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Why Choose A Lawyer For Your IHSS Appeal?

Why Retain A Lawyer

If you appeal a denial of protective supervision or other in-home supportive services (IHSS), you are allowed to have an authorized representative prepare your case and speak on your behalf at the hearing. You can choose anyone to be your authorized representative — whether an attorney, acquaintance, friend, sibling, or other advocate.

What are the advantages of choosing a lawyer to assist you with your IHSS appeal?

1. Court Review

If your appeal has been denied by an administrative law judge, then one of your main options is to seek court review by filing a writ petition in Superior Court. The goal of the writ petition is to convince the Superior Court to set aside the administrative law judge’s decision. This is an important measure of last resort if you lose an IHSS appeal. Only a licensed California attorney can help you file a writ petition, not an advocate. The California Department of Social Services will pay your attorney’s fees if you prevail in showing that the administrative law judge made an error in denying your appeal.

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By having a lawyer help you with your IHSS appeal, then your authorized representative will be fully prepared to seek court review in the event you happen to get an unfavorable decision.

2. Effective Advocacy

Generally speaking, by receiving a legal education, an attorney learns the tools of effective advocacy. This includes, among other things, identifying key issues and critical facts, and presenting a clear, compelling argument. Of course, one does not need to go to law school to become an effective advocate, nor is every attorney an effective advocate.

Knowing how to effectively advocate can make a big difference in presenting your IHSS appeal. In a recent case where we assisted a parent with her rehearing request for protective supervision, we reviewed her position statement for the initial hearing, which was prepared by a certain advocacy group. This position statement contained so many irrelevant facts and attached so much unnecessary documentation, that it was quite confusing to figure out whether her son should have qualified for protective supervision. For example, this position statement discussed various aggressive behaviors that the applicant engaged in towards others. However, protective supervision cannot be authorized for aggressive behaviors, so it should never have been mentioned. The position statement also contained contradictory information, including statements made by the mother which undermined her case. Unsurprisingly, an administrative law judge denied their initial appeal for protective supervision.

If your representative doesn’t present a clear argument, then an administrative law judge might not be able to identify enough evidence to decide in your favor.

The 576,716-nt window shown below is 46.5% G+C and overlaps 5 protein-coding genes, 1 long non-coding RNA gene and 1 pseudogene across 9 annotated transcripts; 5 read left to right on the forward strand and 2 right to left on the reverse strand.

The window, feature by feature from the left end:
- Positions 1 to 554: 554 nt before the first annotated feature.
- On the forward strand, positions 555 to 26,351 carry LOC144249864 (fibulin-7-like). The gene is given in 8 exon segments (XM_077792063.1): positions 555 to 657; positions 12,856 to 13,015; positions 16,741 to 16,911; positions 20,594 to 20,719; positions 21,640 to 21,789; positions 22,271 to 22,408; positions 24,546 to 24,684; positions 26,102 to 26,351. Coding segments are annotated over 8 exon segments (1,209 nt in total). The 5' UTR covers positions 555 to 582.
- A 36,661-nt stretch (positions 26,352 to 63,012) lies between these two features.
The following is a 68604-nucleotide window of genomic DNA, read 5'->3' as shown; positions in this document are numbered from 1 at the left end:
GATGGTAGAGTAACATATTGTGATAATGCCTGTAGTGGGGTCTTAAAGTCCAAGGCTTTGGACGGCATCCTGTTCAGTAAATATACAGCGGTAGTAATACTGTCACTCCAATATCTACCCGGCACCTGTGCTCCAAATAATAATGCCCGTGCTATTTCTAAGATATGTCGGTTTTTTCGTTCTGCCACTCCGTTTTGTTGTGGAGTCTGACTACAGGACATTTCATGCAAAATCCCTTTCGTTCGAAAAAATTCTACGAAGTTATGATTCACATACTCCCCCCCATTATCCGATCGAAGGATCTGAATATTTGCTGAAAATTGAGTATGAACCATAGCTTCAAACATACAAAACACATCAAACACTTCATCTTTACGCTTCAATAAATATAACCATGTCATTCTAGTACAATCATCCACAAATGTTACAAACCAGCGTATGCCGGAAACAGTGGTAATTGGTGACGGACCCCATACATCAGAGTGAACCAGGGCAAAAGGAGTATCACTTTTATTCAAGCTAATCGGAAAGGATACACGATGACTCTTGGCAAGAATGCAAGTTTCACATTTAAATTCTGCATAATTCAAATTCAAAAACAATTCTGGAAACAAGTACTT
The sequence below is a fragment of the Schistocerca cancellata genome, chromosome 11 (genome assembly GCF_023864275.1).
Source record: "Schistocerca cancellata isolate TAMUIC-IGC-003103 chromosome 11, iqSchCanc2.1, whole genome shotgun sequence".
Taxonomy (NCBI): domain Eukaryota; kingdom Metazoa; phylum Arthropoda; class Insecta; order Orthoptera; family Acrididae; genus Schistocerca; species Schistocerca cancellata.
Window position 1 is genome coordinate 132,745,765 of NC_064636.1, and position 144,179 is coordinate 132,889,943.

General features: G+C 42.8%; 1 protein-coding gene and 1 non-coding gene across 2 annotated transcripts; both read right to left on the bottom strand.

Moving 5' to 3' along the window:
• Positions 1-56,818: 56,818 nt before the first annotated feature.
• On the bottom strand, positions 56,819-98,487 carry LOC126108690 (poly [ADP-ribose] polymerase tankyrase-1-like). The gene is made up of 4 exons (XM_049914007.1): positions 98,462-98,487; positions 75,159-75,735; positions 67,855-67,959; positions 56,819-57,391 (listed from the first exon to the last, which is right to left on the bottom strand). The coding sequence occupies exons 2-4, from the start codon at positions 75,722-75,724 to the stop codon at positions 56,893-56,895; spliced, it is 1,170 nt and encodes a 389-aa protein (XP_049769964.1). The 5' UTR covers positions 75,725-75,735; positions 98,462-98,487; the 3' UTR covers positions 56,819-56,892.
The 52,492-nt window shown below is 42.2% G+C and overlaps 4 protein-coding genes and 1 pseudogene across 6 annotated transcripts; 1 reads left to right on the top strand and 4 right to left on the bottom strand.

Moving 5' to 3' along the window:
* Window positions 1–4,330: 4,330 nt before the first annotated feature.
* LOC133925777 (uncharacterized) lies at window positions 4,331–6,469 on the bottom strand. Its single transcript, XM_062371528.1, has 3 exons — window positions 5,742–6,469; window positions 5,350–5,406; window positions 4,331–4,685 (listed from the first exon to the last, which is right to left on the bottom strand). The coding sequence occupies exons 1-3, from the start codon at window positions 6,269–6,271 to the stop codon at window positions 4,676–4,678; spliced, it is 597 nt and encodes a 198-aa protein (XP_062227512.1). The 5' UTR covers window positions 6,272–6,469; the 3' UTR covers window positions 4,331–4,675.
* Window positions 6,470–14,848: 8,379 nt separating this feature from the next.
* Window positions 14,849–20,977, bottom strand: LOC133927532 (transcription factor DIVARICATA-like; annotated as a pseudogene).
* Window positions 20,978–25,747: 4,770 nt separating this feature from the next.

3. Reliability

California attorneys must comply with the State Bar’s Rules of Professional Conduct. Some of the many requirements that the State Bar impose include:

  • An obligation to provide competent representation;
  • An obligation to act with commitment and dedication to the interests of the client;
  • An obligation to promptly inform clients of significant developments;
  • An obligation to protect client confidentiality; and,
  • A prohibition against misleading communications;

The reason these requirements are important is because they help ensure that you get quality representation for your case. If you don’t, then you can report the attorney to the State Bar, and the attorney might be subject to discipline.

By contrast, unlicensed advocates lack a similar governing body that enforces professional quality standards. Without such oversight, there may be more variability in representation. For example, a potential client called us and explained the following incident: she had initially hired an advocacy group for her appeal, to challenge a denial of IHSS protective supervision. Inexplicably, her unlicensed representative failed to return her emails and phone calls. She later found out that her representative had rescheduled the date of her hearing multiple times. Finally, at the hearing, her advocate admitted that she also delayed sending important documentation to the county’s social worker. Her representative then agreed that in the event the client won protective supervision, the county would only have to pay the mandatory back-payment from the date the representative sent the documentation, rather than the date of the application, a difference of about 8 months. As a result, after the claimant won protective supervision and the county paid her a significantly reduced back-payment, she lost out on over $20,000.

Had the advocate in this unfortunate case been a licensed attorney in California, her client could have reported her possible malpractice to the State Bar, as the advocate would have likely violated several Rules of Professional Conduct.

Conclusion

There are many types of representatives that can help you with your IHSS appeal. However, only an attorney licensed in California can appeal your IHSS denial in Superior Court. In addition, it is generally only attorneys who receive a legal education and learn the tools of effective advocacy. Lastly, only attorneys must comply with the State Bar’s Rules of Professional Conduct, which help ensure reliable, qualify representation for your IHSS appeal.

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